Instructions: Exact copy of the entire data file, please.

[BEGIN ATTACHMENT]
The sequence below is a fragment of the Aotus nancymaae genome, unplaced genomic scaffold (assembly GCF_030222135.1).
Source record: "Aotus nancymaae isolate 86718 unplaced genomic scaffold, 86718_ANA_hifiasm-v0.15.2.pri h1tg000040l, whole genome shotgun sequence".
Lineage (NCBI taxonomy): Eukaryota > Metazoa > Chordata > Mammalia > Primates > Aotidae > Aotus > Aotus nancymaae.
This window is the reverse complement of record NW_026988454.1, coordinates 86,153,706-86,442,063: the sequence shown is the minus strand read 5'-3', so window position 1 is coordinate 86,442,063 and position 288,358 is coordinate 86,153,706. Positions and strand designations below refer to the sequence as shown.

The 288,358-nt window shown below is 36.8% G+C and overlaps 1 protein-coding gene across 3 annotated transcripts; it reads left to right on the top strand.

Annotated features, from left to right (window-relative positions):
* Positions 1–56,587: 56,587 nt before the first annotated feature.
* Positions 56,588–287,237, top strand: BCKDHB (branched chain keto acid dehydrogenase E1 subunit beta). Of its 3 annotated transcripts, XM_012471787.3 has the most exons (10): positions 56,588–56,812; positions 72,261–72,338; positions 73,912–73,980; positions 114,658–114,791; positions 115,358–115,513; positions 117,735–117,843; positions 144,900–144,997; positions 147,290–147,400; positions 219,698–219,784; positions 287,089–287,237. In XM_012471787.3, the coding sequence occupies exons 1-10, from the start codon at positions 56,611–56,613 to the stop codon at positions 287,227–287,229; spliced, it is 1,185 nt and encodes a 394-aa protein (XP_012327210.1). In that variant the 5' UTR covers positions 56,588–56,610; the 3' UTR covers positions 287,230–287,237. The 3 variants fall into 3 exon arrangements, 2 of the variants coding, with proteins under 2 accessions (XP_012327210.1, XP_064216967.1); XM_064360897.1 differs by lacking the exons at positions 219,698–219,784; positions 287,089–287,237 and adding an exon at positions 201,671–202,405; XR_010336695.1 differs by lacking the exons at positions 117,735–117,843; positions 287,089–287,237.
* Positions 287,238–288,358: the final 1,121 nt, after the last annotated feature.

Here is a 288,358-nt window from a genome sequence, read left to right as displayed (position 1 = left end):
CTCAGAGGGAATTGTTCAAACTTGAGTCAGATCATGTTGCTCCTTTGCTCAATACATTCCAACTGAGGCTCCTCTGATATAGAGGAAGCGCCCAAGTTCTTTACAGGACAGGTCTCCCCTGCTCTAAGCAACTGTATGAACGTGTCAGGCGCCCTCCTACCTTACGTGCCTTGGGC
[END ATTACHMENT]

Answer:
The sequence below is a fragment of the Aotus nancymaae genome, unplaced genomic scaffold (assembly GCF_030222135.1).
Source record: "Aotus nancymaae isolate 86718 unplaced genomic scaffold, 86718_ANA_hifiasm-v0.15.2.pri h1tg000040l, whole genome shotgun sequence".
Lineage (NCBI taxonomy): Eukaryota > Metazoa > Chordata > Mammalia > Primates > Aotidae > Aotus > Aotus nancymaae.
This window is the reverse complement of record NW_026988454.1, coordinates 86,153,706-86,442,063: the sequence shown is the minus strand read 5'-3', so window position 1 is coordinate 86,442,063 and position 288,358 is coordinate 86,153,706. Positions and strand designations below refer to the sequence as shown.

The 288,358-nt window shown below is 36.8% G+C and overlaps 1 protein-coding gene across 3 annotated transcripts; it reads left to right on the top strand.

Annotated features, from left to right (window-relative positions):
* Positions 1–56,587: 56,587 nt before the first annotated feature.
* Positions 56,588–287,237, top strand: BCKDHB (branched chain keto acid dehydrogenase E1 subunit beta). Of its 3 annotated transcripts, XM_012471787.3 has the most exons (10): positions 56,588–56,812; positions 72,261–72,338; positions 73,912–73,980; positions 114,658–114,791; positions 115,358–115,513; positions 117,735–117,843; positions 144,900–144,997; positions 147,290–147,400; positions 219,698–219,784; positions 287,089–287,237. In XM_012471787.3, the coding sequence occupies exons 1-10, from the start codon at positions 56,611–56,613 to the stop codon at positions 287,227–287,229; spliced, it is 1,185 nt and encodes a 394-aa protein (XP_012327210.1). In that variant the 5' UTR covers positions 56,588–56,610; the 3' UTR covers positions 287,230–287,237. The 3 variants fall into 3 exon arrangements, 2 of the variants coding, with proteins under 2 accessions (XP_012327210.1, XP_064216967.1); XM_064360897.1 differs by lacking the exons at positions 219,698–219,784; positions 287,089–287,237 and adding an exon at positions 201,671–202,405; XR_010336695.1 differs by lacking the exons at positions 117,735–117,843; positions 287,089–287,237.
* Positions 287,238–288,358: the final 1,121 nt, after the last annotated feature.

Here is a 288,358-nt window from a genome sequence, read left to right as displayed (position 1 = left end):
CTCAGAGGGAATTGTTCAAACTTGAGTCAGATCATGTTGCTCCTTTGCTCAATACATTCCAACTGAGGCTCCTCTGATATAGAGGAAGCGCCCAAGTTCTTTACAGGACAGGTCTCCCCTGCTCTAAGCAACTGTATGAACGTGTCAGGCGCCCTCCTACCTTACGTGCCTTGGGC